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Title
Children's of Alabama Providing Telephone-Based Mental Health Education and Treatment Options for Children, Teens
Date
07/09/2018
Description

BIRMINGHAM (July 9, 2018) – When a child or teen needs mental health resources , families and caregivers often want assistance determining the appropriate level of care. Children’s of Alabama and the Anne B. LaRussa Foundation of Hope have established the Psychiatric Intake Response Center (PIRC) to help patients, families and providers better navigate the mental health care system.

Anyone with a mental health question or concern regarding a child or teen is encouraged to contact the PIRC at 205-638-PIRC (7472). The PIRC is open seven days a week, year-round from 8 a.m. to 11 p.m. as a confidential phone response center linking adult callers to mental health resources for children and teens.

Licensed mental health professionals match patients and their families with mental health services and providers in a five-county area (Jefferson, Shelby, St. Clair, Blount and Walker). The PIRC therapists assess risk factors, answer questions about mental health concerns and provide community resource information and safety planning for future crises.

“It’s a tremendous opportunity for Children’s of Alabama to offer an innovative and much-needed mental health service to those in the community,” said PIRC Director Cindy Jones, who, with Children’s Behavioral Health Administrative Director Stacy White, spent a year and a half planning the service. “We provide access to a mental health professional that will guide and support them along the way.”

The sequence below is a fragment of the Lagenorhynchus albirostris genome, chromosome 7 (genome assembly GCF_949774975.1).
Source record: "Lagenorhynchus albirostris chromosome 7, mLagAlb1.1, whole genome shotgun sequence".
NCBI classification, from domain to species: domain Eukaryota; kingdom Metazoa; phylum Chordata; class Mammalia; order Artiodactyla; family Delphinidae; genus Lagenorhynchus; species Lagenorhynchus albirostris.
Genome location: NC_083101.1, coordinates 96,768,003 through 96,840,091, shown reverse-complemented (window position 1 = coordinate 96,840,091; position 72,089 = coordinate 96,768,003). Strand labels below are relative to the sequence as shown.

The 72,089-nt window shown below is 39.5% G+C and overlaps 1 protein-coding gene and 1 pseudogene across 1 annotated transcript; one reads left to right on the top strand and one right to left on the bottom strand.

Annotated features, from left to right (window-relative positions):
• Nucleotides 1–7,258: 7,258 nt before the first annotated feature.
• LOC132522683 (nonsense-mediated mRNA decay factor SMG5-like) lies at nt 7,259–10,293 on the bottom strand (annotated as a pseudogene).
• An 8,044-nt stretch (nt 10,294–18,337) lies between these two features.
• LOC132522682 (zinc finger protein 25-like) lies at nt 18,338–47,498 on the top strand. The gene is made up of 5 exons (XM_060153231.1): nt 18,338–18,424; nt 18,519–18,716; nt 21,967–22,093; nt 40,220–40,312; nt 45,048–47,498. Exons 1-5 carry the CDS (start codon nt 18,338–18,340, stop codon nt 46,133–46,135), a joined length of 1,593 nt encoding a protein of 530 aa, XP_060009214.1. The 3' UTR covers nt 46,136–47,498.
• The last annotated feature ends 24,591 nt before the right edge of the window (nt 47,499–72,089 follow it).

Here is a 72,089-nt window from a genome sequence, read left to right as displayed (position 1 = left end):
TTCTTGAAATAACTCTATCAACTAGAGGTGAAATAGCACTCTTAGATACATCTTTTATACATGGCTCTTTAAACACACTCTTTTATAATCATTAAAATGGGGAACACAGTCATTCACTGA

The PIRC, located in Children’s Emergency Department, is one of only three such centers in the country. The service at Children’s rolled out in March 2018 and has averaged 75 calls per month.

Dr. Tobias Martinez serves as the PIRC medical director. “There is a nationwide trend of increased volume of pediatric psychiatric visits to emergency rooms. Our program’s mission is to help guide patients and their families to the most appropriate level of care,” Martinez said.

For high-risk children and teens who may need services in Children’s Emergency Department, the PIRC will provide crisis evaluations on a first-come, first-served basis, considering treatment room availability and urgency. Patients will be assessed by a mental health team of board-certified child and adolescent psychiatrists, fellows, nurse practitioners, registered nurses and PIRC staff to determine the appropriate level of care. The PIRC does not provide over-the-phone diagnoses or psychiatric evaluations, over-the-phone scheduling or rescheduling of outpatient appointments, home visits, transportation, prescriptions or refills.

Clinicians emphasize the PIRC is not a suicide or crisis hotline, but instead a valuable resource for parents, physicians, school nurses, teachers, counselors, grandparents, foster parents or anyone who is seeking mental health services on a child’s behalf. Anyone experiencing a crisis should call 911 or go to the nearest emergency room. Anyone experiencing suicidal thoughts should call the 24-hour, seven-day-a-week National Suicide Prevention Lifeline number at 1-800-273-TALK (8255).

Since 1911, Children’s of Alabama has provided specialized medical care for ill and injured children, offering inpatient and outpatient services throughout central Alabama. Ranked among the best pediatric medical centers in the nation by US News & World Report, Children’s provided care for youngsters from every county in Alabama, 46 other states and seven foreign countries last year, representing more than 676,000 outpatient visits and more than 15,000 inpatient admissions. With more than 2 million square feet, Children’s is the third largest pediatric medical facility in the U.S. More information is available at childrensal.org.